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Posts Tagged ‘fleas’

Now is the perfect time to start your dog on flea and tick control, according to Dr. Donald Miele, a Norfolk veterinarian at Little Creek Veterinary Clinic. Fleas and ticks have been spotted on Hampton Roads-area pets already this Spring, and the bugs will multiply rapidly as the hot, humid summer climate sets in.

Dr. Miele advises starting pets on flea and tick control early — because seeing even one flea is the tip of the iceberg. When you see evidence of fleas (such as flea “dirt” or the adult fleas, themselves), keep this pyramid in mind:

That’s what is living in your house!

Right now, and for a limited time, Little Creek Veterinary Clinic is offering 3-pack NexGard chewables for dogs 4-10 lbs at a price so low that not even the top online pet pharmacies can beat our deal!

Contact Us at 757-583-2619 to get more information on NexGard for your dog.

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NexGard is sold by prescription only, so if we haven’t seen your dog recently — or ever — it must come in for a check-up first, just like with any other prescription medication. Dogs that are seizure-prone or have a history of seizure activity should not take NexGard.

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It’s autumn in Norfolk, Virginia — and we’re still talking about fleas!

Sure, nights in Norfolk are getting frosty — but not nearly enough to kill fleas. Fleas are hardy little bugs, and they’re like heat-seeking missiles. Once fleas get indoors, they want to cuddle with you and your pets. You don’t have to put up with their unwanted advances, though.

At Little Creek Veterinary Clinic, we’ve got an arsenal of flea control products on our shelves, designed for use on dogs and cats. Our veterinarian, Dr. Miele, recommends the following flea control products —

Topical spot-ons
Advantage II
Combiva [new]
Revolution (for cats)

Collar
Seresto

Oral
NexGard

Except for Combiva, the products above have special offers for rebates or extra products, through November or the end of the year.

Let’s talk about which flea control product is right for your pet, and stop fleas from settling in for a cozy winter stay in your house.

Autumn brings all good things - and fleas. Photo by Jennifer Miele

Autumn brings all good things – and fleas.
Photo by Jennifer Miele

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Freaky and Fun Flea Facts

Magnified flea. Photo by Little Creek Veterinary Clinic.

Magnified flea.
Photo by Little Creek Veterinary Clinic.

Did You Know?

  • Fleas lay eggs in your pet’s fur; then the eggs roll and drop off into the carpet, onto the furniture, or outdoors.
  • Squirrels, opossums, raccoons, stray dogs and cats can all carry flea eggs into your yard.
  • Fleas can hatch in as little as 2 or 3 weeks, or they can wait for several months and spring themselves on you and your pets when you least expect it.
  • After they feed and mate, female fleas begin laying eggs within 24 hours.
  • Each female flea produces 40 to 50 eggs per day — which adds up to hundreds of eggs in days or possibly thousands of eggs, given enough time. One pair of fleas can infest your home with their offspring!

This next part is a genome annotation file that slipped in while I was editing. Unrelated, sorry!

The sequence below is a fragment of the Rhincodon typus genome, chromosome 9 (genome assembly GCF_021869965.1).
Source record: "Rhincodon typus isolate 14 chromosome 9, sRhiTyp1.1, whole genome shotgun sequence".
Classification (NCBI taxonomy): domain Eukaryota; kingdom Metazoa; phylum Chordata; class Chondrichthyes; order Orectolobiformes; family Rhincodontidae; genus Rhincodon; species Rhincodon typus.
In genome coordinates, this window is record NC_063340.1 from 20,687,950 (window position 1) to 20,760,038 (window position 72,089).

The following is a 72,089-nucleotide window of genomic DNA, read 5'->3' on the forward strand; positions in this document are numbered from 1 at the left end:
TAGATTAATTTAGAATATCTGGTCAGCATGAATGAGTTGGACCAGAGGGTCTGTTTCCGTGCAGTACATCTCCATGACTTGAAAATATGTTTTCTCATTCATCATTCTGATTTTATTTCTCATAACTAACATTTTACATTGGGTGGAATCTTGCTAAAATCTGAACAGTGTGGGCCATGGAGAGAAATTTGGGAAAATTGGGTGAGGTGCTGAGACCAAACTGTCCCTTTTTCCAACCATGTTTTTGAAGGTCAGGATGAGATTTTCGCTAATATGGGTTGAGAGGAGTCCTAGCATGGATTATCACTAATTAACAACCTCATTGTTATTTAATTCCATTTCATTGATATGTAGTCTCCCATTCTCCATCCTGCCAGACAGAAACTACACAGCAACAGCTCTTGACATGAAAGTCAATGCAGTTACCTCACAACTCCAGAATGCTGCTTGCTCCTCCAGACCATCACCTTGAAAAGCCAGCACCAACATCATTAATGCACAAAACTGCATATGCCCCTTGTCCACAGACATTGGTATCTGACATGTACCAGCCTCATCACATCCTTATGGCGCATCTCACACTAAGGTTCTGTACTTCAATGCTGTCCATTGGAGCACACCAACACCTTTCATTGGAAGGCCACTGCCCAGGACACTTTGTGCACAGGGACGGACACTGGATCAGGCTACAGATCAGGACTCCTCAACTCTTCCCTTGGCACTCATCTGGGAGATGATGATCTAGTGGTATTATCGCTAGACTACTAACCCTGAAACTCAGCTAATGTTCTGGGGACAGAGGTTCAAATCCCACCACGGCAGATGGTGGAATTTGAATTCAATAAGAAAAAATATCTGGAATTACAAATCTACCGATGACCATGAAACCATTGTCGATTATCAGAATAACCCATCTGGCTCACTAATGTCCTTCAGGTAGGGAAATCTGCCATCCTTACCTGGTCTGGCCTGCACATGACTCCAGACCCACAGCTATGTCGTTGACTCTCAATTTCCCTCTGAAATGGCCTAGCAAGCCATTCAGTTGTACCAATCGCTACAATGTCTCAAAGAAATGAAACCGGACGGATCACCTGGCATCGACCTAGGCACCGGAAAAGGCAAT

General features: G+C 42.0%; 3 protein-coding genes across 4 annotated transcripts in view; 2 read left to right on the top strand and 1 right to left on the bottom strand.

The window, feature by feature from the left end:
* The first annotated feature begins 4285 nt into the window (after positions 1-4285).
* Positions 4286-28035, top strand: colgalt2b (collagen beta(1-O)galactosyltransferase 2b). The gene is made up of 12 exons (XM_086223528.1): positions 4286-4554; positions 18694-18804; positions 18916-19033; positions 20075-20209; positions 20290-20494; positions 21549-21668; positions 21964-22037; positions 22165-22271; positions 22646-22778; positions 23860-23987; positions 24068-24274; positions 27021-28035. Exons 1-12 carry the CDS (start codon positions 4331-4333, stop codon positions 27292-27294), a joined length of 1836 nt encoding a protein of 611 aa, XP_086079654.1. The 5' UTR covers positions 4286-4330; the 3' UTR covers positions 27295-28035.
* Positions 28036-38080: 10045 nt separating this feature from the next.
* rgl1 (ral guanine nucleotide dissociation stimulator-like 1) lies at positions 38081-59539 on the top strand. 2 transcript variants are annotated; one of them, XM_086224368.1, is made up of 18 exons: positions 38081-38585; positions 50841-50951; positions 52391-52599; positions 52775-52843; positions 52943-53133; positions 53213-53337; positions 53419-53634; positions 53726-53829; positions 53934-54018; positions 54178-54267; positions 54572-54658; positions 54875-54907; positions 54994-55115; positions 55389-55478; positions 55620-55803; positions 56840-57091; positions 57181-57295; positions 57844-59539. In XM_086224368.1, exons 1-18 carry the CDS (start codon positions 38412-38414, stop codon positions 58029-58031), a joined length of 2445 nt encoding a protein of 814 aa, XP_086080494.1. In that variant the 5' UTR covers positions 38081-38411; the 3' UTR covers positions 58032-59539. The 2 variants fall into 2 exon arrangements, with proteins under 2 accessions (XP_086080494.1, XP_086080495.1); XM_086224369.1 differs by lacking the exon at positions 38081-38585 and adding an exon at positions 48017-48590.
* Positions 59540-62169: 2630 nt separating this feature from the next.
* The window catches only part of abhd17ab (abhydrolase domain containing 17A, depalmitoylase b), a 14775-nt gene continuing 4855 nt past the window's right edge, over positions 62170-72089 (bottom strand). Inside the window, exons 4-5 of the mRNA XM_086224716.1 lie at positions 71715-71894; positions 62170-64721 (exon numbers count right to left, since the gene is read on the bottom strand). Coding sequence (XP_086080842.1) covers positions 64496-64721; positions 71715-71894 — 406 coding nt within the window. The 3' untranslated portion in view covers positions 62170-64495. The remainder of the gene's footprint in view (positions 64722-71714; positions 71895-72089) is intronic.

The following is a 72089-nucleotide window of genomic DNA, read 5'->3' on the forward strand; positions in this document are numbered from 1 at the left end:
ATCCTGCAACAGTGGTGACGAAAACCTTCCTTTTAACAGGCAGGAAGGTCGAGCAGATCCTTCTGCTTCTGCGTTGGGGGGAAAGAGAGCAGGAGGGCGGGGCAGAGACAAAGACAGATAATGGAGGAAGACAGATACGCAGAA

• Don’t forget the cat! Many households are infested because of untreated cats that act as reservoirs for fleas. While you’re picking up flea control for the dog, make sure to buy some for your cat, as well.
  • Common household spots for hatching flea eggs and squirming larvae include: in pet beds, under furniture, deep in carpets.
  • Outdoors, fleas like to hang out in shady, undisturbed areas like porches, decks, stairs, and doghouses.
  • Young fleas go dormant in our winter climate and emerge as adults as the weather warms up.
  • Fleas carry Tapeworms. If your dog or cat swallows a flea while grooming itself, it can get Tapeworms.
  • Cats that have fleas can carry Bartonella henselae – the bacteria responsible for Cat Scratch Disease.

So, how can you control flea infestations at home? Try these methods:

  • Treat all dogs and cats in the household. Ask about safe treatments for other furry friends like ferrets, rabbits, chinchillas, rats, etc. Not all products are suitable for pocket pets. When in doubt, check with the manufacturer.
  • Indoors, vacuum regularly. Lift and move furniture for a thorough cleaning.
  • To treat carpets and upholstery, try a safe product like Fleabusters Rx for Fleas.
  • Wash pet bedding and people bedding routinely.
  • Keep baseboards and nooks and crannies clean.
  • Eliminate weeds and brush piles; keep the lawn mowed.
  • Keep rodents away from your home.
  • Treat your yard with outdoor flea control products.

 

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Information for this article was adapted from the Companion Animal Parasite Council and dvm360.com.

This article was originally posted on Aug. 22, 2014.

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You asked for it — we’ve got it!

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Little Creek Veterinary Clinic now carries NexGard Chewables – the monthly oral flea and tick protection by the makers of HeartGard.

NexGard Chewables kill fleas before they can lay eggs, and it keeps working all month long.
Because NexGard is an oral flea treatment, your pet can be bathed or go swimming as many times as you like, without sacrificing flea control efficacy.

NexGard is proven to kill Black-legged ticks, American Dog ticks, Lone Star ticks, and Brown dog ticks – all month long.

NexGard is safe to use in dogs and puppies 8 weeks and older, weighing 4 or more pounds.

Little Creek Veterinary Clinic now has for sale NexGard Chewables for dogs weighing 4 pounds – 60 pounds.

NexGard Chewables are a prescription medication — so we will need to see your pet before we can dispense it.

Contact Us today at Little Creek Veterinary Clinic and ask about Nexgard Chewables flea and tick treatment for dogs.

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Bayer Animal Health, the makers of Advantage II flea control products have amassed many years of research, trial and error, to develop the Seven Habits of Highly Effective Flea Control (as I call it.)

They are:

1. Treat all cats and dogs in the home.
Why? Because cats and dogs can get fleas from each other or from an infested environment.

2. Apply Advantage II once a month, every month, all year-round.
Why? Because flea infestation can be a year-round problem —  especially in a region such as ours, which does not experience a deep freeze in the winter.

3. Choose the correct product for your cat or dog.